What is a eukaryote? A look at animal and plant cells

1. Plant and animal cells are eukaryotic, meaning that they have nuclei

Eukaryotic cells are found in plants, animals, fungi, and protists. They generally have a nucleus—an organelle surrounded by a membrane called the nuclear envelope—where DNA is stored. There are a few exceptions to this generalization, such as human red blood cells, which don’t have a nucleus when mature. Eukaryotic cells are typically larger than prokaryotic cells, ranging from around 10 to 100 μm in diameter. While many eukaryotes consist of multiple cells, there are also single-celled eukaryotes.

2. Animal cells are supported by a cytoskeleton, use mitochondria to generate energy, and use lysosomes to help remove waste

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Animal cell

Animal cells contain a wide variety of organelles to help them carry out their functions.

Like bacteria, animal cells have a plasma membrane, cytoplasm, and DNA. However, you’ll notice that the inside and outside of animal cells looks quite different from that of bacteria. For one, animal cells don’t have a cell wall. Instead, they have a cytoskeleton, a network of filaments composed of proteins. The cytoskeleton provides support and internal transport for the cell.

In addition, most animal cells have a nucleus, a special organelle that stores DNA. The DNA inside the nucleus is usually organized into strings called chromosomes.

3d rendering of a cell nucleus, including chromosomes

The cytoplasm of animal cells is filled with a variety of organelles that help the cells survive and reproduce. Here are some key cytoplasm-dwelling organelles and their functions:




The centrioles and pericentriolar material inside play a role in cell division and building microtubules

Golgi apparatus

Modifies, sorts and packs proteins into transfer vesicles, so they can go elsewhere in the cell or be secreted

Lysosomes & peroxisomes

Help remove waste, break down toxic compounds, and recycle cell structures


Generate energy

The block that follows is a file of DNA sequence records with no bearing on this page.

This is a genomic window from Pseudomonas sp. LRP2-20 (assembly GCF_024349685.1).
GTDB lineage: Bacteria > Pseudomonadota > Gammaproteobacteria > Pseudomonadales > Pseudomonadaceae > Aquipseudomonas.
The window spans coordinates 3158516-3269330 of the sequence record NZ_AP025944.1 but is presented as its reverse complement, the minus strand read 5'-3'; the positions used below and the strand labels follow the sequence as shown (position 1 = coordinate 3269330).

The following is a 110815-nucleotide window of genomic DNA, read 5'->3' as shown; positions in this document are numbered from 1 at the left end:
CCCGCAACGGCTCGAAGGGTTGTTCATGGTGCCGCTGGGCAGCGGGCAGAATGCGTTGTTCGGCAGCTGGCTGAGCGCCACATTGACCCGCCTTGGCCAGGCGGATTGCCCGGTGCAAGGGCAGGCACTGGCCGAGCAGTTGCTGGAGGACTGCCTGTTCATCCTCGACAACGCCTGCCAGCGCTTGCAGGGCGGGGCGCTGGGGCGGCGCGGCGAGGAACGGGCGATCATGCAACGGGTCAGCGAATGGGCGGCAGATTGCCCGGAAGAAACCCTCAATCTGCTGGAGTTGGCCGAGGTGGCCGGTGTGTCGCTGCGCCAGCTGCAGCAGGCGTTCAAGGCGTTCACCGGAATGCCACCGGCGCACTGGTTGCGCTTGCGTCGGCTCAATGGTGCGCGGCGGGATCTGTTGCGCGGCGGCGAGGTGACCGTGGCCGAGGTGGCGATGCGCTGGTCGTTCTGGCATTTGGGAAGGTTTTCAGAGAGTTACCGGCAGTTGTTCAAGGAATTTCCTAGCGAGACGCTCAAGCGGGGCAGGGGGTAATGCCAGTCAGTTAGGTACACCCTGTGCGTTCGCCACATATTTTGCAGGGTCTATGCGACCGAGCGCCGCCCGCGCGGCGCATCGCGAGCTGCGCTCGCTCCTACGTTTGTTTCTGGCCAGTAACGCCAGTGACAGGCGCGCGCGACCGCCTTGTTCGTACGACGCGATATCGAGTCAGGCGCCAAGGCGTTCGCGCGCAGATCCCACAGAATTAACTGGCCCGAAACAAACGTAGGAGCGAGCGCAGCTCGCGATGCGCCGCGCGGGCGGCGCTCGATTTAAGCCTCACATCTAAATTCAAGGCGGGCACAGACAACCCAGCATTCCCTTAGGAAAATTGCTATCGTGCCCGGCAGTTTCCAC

Synthesize proteins

Rough endoplasmic reticulum

Continuous with outer layer of nuclear envelope and has ribosomes embedded on the outer membrane; helps transport materials within the cell; segregates newly-made proteins for transport by vesicles

Smooth endoplasmic reticulum

Separate from the nuclear membrane, but continuous with the rough endoplasmic reticulum, and does not contain ribosomes; site of lipid synthesis, carbohydrate metabolism and detoxification; helps transport materials within the cell


Small membranous sacs that transport materials within the cell; can fuse with the cell membrane to release contents

3. Plant cells are supported by a cell wall, use chloroplasts to carry out photosynthesis, and contain a large central vacuole that stores water

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Plant cell

Plant cells have a cell wall and use organelles called chloroplasts to carry out photosynthesis.

Like animal cells and other eukaryotic cells, plant cells have a nucleus that stores their DNA. However, plant cells differ from animal cells in several important ways. First, unlike animal cells, plant cells have a cell wall, which is very different from prokaryotic cell walls. Plant cell walls have channels called plasmodesmata (sg. plasmodesma) that allow cells to communicate by passing sugars, ions, and even proteins and RNA from one cell to another.

Animal and plant cells both have mitochondria. Mitochondria use glucose and oxygen to carry out cellular respiration and create ATP, a molecule that powers processes throughout the cell. In addition to mitochondria, plant cells also have special structures called chloroplasts that are essential to the process of photosynthesis. In this process, plants use light, water, and carbon dioxide to produce glucose, which can later be broken down by cellular respiration.

Did you know that mitochondria and chloroplasts have their own DNA, separate and distinct from the DNA in the nucleus?

Another structure that is present in plant cells, but not in animal cells, is the central vacuole. In plant cells, central vacuoles are used to maintain turgor pressure by keeping the large vacuole filled with water to support the cell.

3d rendering of the structures of a plant cell

4. A quick comparison of plant and animal cells

Here are the structures that are unique to animal cells, contrasted with the ones that are unique to plant cells:

In Animal Cells Only

In Plant Cells Only

Cell wall
Central vacuole

External Sources

An article about plasmodesmata from the Journal of Cell Science.

A definition of a vacuole from the National Human Genome Research Institute.